Skyler N.

How Genesis House Handles a Hurricane!

The Genesis House staff stepped up, and went out of their way to ensure our client’s safety during the hurricane Irma.  

When the warning to evacuate began, our Tech’s Arlene, Dan, Jordan and Mike assisted in transporting the clients to a hotel in Orlando for safety during hurricane Irma. The Tech’s stayed with the clients around the clock for 6 days. Some of the Tech’s left their family to be with the clients and even our newest Tech offered help without hesitation. Our team at Genesis House never ceases to amaze us with the willingness and eagerness to help our clients. We are very thankful to have such amazing staff members.  

During the stay in Orlando, the clients were kept busy with our staff, they attended outside recovery meetings, saw a movie, enjoyed bowling, played miniature golf and ate out almost every night. The nights the clients did not go out to eat, we ordered take out! We know coming to treatment is not easy and can be stressful. So, with a hurricane coming we wanted to keep our clients busy, happy, comfortable, safe and supported. 

Our Therapist Natasha also stayed the entire time with the clients. Treatment for our clients did not stop even with a storm coming. Natasha continues to have three to four process groups during the day and met with clients individually as needed.

Our Clients expressed a great deal of gratitude for the way Genesis House went above and beyond to ensure their safety. They shared that they felt supported and comfortable during their stay. 

Some clients come to treatment not feeling lovable or worthy of anything due to their actions during active addiction. However, the care we provided was not only about safety but also for them to know that they are very lovable and completely worthy of being cared for no matter what their past entailed.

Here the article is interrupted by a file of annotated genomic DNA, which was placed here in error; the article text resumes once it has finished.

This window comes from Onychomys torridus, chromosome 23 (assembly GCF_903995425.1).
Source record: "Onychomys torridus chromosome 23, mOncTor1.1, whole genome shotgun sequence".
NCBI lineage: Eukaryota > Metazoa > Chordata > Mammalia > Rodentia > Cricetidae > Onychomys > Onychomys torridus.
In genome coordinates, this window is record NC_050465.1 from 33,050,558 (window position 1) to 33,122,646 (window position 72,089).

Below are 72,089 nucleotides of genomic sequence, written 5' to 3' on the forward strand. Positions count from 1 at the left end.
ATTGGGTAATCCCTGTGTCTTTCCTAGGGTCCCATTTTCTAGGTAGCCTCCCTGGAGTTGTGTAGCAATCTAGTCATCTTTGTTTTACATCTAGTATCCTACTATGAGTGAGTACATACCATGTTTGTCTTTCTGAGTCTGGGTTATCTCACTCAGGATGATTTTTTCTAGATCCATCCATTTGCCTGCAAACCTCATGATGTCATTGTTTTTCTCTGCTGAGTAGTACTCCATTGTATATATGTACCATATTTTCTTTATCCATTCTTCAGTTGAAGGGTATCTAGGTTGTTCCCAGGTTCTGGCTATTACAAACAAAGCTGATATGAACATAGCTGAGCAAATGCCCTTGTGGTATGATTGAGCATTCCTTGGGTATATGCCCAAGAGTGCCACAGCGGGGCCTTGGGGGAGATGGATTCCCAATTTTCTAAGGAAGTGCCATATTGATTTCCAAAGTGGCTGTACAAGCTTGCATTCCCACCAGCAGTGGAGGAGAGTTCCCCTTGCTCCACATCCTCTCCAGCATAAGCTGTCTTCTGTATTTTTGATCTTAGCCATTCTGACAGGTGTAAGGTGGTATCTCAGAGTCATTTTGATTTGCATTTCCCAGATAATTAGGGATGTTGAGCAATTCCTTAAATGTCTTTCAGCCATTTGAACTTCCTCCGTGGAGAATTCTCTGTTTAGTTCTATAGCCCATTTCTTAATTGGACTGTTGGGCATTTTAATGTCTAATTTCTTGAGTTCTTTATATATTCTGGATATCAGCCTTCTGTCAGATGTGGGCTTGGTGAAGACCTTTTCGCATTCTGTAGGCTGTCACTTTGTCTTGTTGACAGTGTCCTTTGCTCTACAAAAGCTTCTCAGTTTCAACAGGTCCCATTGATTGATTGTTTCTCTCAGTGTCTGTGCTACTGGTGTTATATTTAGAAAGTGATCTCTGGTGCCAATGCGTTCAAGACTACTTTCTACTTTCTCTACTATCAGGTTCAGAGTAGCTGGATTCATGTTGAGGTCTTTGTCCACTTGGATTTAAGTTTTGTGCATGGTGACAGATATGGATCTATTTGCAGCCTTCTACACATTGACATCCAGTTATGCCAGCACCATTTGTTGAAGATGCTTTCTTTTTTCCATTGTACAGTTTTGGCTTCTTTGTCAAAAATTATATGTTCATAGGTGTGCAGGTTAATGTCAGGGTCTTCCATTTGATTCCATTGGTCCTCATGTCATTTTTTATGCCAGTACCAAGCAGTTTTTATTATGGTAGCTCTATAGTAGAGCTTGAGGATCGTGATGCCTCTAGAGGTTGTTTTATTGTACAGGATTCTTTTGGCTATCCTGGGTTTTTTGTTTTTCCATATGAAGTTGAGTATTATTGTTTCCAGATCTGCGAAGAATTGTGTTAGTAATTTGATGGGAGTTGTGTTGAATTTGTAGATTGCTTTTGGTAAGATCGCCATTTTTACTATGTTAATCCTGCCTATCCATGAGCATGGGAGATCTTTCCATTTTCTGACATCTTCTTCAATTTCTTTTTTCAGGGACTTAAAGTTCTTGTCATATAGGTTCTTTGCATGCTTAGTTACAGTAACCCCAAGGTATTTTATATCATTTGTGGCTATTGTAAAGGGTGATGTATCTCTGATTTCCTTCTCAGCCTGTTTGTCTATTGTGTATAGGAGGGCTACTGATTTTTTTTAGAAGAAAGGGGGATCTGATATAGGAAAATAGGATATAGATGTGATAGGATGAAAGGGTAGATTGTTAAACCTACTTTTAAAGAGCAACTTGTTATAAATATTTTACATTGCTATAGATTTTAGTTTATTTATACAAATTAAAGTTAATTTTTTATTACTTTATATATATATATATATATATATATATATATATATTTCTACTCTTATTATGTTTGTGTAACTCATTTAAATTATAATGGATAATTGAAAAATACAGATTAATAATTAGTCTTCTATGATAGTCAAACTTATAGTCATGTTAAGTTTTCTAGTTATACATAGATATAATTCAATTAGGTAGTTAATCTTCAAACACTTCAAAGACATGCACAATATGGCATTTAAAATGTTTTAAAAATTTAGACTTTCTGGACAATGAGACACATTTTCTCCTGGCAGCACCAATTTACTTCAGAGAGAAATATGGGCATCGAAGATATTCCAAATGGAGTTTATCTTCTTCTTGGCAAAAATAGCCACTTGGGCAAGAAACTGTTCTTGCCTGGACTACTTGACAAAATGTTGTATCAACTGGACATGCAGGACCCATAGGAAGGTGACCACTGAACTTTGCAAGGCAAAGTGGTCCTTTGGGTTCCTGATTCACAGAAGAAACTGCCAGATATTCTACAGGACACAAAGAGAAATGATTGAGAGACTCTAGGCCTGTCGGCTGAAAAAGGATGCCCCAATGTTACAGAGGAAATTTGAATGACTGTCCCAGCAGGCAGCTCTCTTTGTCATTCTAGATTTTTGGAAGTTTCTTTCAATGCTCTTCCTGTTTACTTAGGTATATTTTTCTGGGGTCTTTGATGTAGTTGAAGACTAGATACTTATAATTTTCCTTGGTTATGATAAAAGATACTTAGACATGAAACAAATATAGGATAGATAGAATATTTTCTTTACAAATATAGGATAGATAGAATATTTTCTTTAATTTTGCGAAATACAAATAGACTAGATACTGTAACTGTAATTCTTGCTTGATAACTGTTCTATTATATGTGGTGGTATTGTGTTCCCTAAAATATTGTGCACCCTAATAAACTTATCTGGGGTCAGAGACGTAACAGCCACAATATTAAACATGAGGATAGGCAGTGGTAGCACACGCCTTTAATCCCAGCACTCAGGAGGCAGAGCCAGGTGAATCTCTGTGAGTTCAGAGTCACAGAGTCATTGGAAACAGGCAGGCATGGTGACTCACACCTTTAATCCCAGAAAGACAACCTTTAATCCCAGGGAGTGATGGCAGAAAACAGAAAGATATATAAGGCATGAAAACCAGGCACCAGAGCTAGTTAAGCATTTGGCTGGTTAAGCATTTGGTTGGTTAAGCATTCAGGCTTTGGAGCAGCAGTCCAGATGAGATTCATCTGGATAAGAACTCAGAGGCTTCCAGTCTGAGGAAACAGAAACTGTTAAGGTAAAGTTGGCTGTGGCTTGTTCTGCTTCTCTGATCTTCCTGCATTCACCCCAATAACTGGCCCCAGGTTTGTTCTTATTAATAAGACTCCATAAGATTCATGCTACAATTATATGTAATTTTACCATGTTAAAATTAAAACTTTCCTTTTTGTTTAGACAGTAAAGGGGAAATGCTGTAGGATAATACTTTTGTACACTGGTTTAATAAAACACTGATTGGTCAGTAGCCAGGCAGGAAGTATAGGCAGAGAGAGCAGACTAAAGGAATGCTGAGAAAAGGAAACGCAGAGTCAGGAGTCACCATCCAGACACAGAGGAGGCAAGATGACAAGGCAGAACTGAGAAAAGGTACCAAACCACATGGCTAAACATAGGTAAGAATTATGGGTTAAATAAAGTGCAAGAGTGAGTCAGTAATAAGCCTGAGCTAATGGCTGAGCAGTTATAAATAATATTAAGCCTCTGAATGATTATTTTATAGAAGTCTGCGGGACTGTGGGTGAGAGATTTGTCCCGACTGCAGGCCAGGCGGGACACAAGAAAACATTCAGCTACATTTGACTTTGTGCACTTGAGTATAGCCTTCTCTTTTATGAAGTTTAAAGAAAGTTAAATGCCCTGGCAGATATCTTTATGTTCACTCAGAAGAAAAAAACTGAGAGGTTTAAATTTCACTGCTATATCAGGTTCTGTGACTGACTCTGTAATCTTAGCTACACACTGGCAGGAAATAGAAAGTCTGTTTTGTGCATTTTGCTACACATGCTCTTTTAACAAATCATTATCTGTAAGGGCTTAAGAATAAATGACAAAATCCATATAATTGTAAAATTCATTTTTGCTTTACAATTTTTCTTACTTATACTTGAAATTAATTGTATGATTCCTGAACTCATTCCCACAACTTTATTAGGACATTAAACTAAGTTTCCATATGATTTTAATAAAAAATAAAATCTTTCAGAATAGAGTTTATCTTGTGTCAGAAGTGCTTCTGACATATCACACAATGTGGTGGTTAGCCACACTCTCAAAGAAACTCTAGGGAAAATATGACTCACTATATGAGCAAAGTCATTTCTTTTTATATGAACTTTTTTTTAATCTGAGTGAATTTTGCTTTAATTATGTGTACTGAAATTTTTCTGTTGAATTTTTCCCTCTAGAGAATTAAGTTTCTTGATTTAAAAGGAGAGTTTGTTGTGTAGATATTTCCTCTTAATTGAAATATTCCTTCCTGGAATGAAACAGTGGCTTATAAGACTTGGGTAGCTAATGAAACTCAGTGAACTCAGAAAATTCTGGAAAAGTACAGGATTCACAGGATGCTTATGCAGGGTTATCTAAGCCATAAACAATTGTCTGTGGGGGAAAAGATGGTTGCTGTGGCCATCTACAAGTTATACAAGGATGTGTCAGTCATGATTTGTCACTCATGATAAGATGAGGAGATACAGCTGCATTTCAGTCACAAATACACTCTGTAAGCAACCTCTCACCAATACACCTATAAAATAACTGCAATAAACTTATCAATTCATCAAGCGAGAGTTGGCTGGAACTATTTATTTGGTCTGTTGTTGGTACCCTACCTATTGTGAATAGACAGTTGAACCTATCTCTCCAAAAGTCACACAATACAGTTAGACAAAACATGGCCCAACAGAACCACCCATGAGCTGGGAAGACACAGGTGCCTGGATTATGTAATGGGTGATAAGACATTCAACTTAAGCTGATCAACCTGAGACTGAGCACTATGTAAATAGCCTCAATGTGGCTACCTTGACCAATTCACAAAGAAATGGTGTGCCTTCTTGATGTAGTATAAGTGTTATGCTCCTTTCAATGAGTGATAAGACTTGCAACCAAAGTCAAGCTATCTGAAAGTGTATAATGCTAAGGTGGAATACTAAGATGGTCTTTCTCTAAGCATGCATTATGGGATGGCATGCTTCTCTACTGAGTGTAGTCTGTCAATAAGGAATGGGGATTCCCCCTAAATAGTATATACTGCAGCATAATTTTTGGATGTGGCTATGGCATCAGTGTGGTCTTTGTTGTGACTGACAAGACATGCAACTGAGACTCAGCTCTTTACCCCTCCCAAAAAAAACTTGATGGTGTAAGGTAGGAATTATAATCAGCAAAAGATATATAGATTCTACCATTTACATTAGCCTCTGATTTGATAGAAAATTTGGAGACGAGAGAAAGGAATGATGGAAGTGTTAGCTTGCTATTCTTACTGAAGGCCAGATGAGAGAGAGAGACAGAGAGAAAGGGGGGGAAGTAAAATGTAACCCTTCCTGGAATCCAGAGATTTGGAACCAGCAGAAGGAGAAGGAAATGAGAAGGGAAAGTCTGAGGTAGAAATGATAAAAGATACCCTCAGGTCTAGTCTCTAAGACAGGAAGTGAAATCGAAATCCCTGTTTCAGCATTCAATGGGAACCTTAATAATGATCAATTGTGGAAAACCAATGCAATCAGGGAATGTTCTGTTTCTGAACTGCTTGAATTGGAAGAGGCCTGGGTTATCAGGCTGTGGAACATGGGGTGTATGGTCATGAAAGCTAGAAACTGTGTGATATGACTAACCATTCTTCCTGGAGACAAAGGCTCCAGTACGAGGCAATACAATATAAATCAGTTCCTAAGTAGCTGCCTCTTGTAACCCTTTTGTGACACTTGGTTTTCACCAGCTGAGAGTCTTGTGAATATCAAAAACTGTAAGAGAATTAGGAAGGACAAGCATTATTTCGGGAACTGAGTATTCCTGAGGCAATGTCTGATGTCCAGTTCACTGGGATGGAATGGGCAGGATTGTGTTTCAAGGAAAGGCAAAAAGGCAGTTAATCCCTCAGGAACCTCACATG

Skyler N

Laughter is Golden… So let’s be Rich!

Did you ever realize how important laughter is? When I got sober, I became conscious of how much I was NOT enjoying laughing! We all know how to laugh, although in addiction not much was very comical or amusing. My days were summed up to waking up, doing the same thing over and expecting different results or better known as insanity. Most days, there was not much else to the lifestyle and life did not have much meaning. I may have laughed while watching a funny movie or hearing a joke but the focus was quickly back to scheming how to get the next one. The worst part, and far from laughter, was being consumed with fear that I may not be able get the next one!

Once, I heard the recovery slogan, “We do not have to live that way anymore!” I later learned, my miserable experience in active addiction without laughter was common among other members in the 12-step fellowship. I still vividly remember and always share about a genuine belly laugh I had while at Genesis House; that is one of the most unforgettable moments I cherish from early recovery. My roommate and I were giggling about something juvenile but we could not stop laughing to the point my sides hurt. I later laid in bed thinking, wow when was the last time I laughed so hard and felt my spirit smile? I know for me, it had been many months or even years! That split second, I could remember feeling hope that I didn’t have to feel as sad and lonely as I did when I was using.

Now laughing has become a form of therapy for me. Since that night at Genesis House, I have not stopped finding ways to laugh, even in the worst of times! For me, laughter helps draw attention away from anything that causes me anger, stress, guilt and other negative emotions. I can see a difficult situation with a new perspective and instead feel gratitude. Instead of allowing powerlessness to get the best of me, I can change my perspective, know it is a lesson or blessing and simply smile. Even on days I feel laughing is not helping my circumstance, I know that laughter is contagious and I may be helping others. Try to make sure to have yourself a good laugh today!

Skyler N